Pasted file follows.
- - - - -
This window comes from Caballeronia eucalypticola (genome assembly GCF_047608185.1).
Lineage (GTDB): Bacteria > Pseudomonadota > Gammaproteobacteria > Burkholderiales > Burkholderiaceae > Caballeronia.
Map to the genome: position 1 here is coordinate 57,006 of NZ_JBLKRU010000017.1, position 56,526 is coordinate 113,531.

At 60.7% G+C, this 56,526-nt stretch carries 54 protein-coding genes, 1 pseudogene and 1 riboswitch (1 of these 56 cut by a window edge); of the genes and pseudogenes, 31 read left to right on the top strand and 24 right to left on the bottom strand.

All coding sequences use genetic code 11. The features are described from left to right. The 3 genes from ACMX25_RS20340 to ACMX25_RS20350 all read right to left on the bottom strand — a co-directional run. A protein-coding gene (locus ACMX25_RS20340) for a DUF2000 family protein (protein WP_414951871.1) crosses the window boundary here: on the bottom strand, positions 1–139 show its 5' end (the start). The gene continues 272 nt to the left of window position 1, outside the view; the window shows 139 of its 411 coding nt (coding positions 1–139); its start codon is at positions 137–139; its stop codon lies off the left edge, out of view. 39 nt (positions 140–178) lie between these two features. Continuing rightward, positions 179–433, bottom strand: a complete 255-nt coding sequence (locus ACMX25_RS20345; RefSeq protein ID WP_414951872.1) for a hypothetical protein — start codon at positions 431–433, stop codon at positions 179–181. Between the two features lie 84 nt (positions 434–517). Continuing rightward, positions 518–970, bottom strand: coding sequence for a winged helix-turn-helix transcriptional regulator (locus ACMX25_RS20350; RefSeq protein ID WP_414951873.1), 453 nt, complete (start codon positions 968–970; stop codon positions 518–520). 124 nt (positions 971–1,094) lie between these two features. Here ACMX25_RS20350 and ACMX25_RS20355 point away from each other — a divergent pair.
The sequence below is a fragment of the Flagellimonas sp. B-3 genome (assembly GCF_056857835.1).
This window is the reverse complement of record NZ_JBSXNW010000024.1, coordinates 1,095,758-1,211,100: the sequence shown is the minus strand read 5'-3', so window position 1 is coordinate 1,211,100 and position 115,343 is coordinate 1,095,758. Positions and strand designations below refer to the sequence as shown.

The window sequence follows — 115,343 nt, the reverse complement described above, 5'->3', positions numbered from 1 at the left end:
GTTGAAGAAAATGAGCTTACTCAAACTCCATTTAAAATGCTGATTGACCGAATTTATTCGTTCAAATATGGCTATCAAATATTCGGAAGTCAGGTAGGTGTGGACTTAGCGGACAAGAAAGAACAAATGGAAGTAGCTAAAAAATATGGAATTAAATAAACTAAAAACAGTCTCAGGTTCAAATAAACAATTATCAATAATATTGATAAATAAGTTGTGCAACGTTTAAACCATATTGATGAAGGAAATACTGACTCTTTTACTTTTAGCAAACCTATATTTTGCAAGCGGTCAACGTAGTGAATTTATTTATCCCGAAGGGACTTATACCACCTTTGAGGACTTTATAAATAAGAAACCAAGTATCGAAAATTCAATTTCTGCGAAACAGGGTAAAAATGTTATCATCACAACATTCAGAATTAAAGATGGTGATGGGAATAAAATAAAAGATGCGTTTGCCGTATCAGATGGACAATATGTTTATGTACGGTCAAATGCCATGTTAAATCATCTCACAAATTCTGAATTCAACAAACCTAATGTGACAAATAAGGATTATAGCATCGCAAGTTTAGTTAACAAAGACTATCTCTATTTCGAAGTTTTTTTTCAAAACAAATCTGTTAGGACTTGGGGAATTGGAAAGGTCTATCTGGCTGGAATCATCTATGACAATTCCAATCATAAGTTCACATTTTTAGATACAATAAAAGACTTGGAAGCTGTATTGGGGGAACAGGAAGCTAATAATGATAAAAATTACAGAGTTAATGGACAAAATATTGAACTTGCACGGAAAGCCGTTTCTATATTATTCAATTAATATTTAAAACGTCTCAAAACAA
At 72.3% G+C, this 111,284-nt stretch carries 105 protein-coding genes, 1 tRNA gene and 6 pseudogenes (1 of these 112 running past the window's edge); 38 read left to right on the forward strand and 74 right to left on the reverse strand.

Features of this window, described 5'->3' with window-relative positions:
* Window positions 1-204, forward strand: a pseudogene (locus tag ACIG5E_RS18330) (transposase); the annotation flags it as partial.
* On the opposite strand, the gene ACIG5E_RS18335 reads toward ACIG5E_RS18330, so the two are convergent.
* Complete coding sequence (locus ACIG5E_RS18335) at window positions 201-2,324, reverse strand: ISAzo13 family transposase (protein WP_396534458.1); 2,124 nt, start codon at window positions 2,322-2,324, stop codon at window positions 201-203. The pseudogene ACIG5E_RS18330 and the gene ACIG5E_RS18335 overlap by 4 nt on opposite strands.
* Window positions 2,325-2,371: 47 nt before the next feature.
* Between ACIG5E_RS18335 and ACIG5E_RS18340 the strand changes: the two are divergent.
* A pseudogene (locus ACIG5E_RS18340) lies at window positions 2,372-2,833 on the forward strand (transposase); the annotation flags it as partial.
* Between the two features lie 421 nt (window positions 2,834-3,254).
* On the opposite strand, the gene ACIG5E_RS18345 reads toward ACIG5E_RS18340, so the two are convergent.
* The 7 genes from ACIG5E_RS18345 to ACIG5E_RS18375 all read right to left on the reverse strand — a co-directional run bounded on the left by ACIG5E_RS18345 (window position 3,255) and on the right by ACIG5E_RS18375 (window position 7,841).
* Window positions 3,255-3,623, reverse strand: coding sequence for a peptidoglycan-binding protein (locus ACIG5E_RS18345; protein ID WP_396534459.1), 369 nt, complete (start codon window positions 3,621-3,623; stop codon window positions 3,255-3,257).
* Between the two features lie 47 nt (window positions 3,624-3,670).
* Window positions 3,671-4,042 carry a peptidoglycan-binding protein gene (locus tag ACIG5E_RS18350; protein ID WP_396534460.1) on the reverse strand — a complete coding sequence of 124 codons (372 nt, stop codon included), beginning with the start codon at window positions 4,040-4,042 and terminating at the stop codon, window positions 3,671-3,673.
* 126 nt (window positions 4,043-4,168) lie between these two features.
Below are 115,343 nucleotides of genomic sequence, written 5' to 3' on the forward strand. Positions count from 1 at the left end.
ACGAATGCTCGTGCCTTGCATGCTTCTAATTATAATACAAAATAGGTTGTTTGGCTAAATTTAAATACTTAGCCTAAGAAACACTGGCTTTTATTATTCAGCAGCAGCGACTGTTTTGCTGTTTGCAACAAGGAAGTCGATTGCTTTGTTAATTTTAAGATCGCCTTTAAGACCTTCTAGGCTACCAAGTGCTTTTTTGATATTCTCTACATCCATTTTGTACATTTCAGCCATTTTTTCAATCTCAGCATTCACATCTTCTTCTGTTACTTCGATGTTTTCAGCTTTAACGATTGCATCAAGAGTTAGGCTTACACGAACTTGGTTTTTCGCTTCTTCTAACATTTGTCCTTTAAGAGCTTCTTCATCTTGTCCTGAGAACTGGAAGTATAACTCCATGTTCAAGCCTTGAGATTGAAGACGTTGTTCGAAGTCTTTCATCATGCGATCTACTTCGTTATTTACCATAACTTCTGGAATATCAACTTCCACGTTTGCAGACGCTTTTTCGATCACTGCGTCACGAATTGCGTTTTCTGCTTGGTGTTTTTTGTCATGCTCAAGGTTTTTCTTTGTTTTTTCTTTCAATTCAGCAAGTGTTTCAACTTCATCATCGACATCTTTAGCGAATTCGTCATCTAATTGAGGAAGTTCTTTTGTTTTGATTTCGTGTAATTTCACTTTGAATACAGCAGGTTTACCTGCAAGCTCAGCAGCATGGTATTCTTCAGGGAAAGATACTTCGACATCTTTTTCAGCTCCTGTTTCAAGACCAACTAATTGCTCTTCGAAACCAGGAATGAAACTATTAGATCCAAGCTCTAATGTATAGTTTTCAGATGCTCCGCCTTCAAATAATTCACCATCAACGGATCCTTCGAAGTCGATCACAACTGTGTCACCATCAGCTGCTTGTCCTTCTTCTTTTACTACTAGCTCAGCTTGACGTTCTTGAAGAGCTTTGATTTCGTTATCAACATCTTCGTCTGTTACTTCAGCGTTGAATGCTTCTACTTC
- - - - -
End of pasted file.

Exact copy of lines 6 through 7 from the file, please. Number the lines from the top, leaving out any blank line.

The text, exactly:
The sequence below is a fragment of the Flagellimonas sp. B-3 genome (assembly GCF_056857835.1).
This window is the reverse complement of record NZ_JBSXNW010000024.1, coordinates 1,095,758-1,211,100: the sequence shown is the minus strand read 5'-3', so window position 1 is coordinate 1,211,100 and position 115,343 is coordinate 1,095,758. Positions and strand designations below refer to the sequence as shown.